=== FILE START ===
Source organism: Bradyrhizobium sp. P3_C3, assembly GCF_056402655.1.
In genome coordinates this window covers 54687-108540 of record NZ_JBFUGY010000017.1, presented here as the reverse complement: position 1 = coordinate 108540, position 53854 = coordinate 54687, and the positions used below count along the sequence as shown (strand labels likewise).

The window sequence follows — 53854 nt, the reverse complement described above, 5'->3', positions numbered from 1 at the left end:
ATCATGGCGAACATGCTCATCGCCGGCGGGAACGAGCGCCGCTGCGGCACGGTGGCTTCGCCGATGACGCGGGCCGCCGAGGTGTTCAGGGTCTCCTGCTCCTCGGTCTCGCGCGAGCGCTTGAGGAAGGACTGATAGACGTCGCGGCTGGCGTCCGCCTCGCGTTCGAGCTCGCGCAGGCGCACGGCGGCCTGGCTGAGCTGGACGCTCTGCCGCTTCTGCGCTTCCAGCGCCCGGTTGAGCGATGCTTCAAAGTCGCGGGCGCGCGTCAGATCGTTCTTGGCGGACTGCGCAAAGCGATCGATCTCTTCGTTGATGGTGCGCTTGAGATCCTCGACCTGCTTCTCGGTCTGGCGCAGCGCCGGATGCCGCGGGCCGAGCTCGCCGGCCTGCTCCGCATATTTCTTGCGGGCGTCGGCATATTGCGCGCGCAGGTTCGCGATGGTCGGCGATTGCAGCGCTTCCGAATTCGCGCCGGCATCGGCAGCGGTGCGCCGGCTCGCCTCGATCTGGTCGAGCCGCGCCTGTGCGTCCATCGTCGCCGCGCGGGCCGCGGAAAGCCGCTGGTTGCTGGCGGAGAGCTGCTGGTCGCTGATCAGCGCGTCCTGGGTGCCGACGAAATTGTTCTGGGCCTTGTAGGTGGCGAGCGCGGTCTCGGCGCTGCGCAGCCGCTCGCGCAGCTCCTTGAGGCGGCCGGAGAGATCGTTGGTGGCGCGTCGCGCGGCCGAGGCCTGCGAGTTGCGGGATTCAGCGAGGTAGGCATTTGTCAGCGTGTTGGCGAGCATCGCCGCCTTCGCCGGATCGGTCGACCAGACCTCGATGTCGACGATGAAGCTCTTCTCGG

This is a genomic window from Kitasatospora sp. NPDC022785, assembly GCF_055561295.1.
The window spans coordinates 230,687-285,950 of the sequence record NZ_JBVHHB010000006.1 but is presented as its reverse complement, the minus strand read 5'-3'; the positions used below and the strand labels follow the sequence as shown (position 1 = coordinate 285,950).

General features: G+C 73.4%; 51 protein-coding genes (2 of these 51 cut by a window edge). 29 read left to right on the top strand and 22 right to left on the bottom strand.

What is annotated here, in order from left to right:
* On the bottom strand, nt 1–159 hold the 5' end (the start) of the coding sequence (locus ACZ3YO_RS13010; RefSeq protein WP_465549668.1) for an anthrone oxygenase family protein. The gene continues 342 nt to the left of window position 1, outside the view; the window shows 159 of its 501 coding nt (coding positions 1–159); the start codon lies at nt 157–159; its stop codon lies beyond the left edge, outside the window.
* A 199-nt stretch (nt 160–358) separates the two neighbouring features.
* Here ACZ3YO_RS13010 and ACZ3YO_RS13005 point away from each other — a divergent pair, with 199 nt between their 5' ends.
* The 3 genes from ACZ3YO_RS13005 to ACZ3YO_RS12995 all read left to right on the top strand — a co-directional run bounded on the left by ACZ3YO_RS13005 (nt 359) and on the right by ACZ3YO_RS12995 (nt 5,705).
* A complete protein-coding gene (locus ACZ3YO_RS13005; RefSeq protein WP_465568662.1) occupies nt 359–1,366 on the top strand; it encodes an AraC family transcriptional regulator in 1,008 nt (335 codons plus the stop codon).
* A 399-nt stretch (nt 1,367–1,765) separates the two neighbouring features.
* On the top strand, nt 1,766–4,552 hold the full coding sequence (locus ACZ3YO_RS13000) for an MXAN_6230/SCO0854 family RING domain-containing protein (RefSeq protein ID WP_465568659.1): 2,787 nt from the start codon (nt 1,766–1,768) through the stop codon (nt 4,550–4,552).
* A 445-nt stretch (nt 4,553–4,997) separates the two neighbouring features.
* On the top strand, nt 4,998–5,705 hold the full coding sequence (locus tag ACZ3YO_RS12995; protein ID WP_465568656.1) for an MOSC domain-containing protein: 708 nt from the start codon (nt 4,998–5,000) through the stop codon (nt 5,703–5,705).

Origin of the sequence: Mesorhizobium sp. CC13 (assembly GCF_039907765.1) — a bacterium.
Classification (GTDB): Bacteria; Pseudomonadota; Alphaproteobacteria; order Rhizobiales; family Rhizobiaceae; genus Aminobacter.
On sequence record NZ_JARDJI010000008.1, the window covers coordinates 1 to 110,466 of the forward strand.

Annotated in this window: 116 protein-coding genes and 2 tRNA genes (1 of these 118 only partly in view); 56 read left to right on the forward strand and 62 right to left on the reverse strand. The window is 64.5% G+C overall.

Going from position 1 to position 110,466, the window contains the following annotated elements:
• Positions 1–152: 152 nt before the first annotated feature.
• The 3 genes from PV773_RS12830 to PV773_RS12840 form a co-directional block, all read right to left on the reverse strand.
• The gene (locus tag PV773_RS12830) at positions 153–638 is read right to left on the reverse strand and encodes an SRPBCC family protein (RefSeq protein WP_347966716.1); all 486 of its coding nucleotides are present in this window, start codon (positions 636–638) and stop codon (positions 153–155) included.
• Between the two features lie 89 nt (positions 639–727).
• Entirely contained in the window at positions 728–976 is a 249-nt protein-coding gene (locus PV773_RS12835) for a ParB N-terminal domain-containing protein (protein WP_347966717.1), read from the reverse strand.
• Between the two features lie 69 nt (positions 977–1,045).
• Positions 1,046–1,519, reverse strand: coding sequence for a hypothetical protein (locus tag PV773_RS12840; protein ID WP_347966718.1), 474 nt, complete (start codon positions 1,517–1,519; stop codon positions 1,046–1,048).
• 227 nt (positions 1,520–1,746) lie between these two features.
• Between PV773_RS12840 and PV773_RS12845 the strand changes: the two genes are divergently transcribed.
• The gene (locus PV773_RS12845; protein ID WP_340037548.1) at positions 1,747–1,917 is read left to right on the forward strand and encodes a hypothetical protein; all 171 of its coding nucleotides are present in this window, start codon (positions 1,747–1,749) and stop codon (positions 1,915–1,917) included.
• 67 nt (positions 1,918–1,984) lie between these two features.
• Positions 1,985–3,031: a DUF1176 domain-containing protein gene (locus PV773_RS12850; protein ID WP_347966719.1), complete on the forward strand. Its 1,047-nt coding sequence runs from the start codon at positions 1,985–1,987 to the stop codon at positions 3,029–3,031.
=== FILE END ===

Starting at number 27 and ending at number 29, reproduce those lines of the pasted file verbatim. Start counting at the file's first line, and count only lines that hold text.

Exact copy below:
• Entirely contained in the window at positions 728–976 is a 249-nt protein-coding gene (locus PV773_RS12835) for a ParB N-terminal domain-containing protein (protein WP_347966717.1), read from the reverse strand.
• Between the two features lie 69 nt (positions 977–1,045).
• Positions 1,046–1,519, reverse strand: coding sequence for a hypothetical protein (locus tag PV773_RS12840; protein ID WP_347966718.1), 474 nt, complete (start codon positions 1,517–1,519; stop codon positions 1,046–1,048).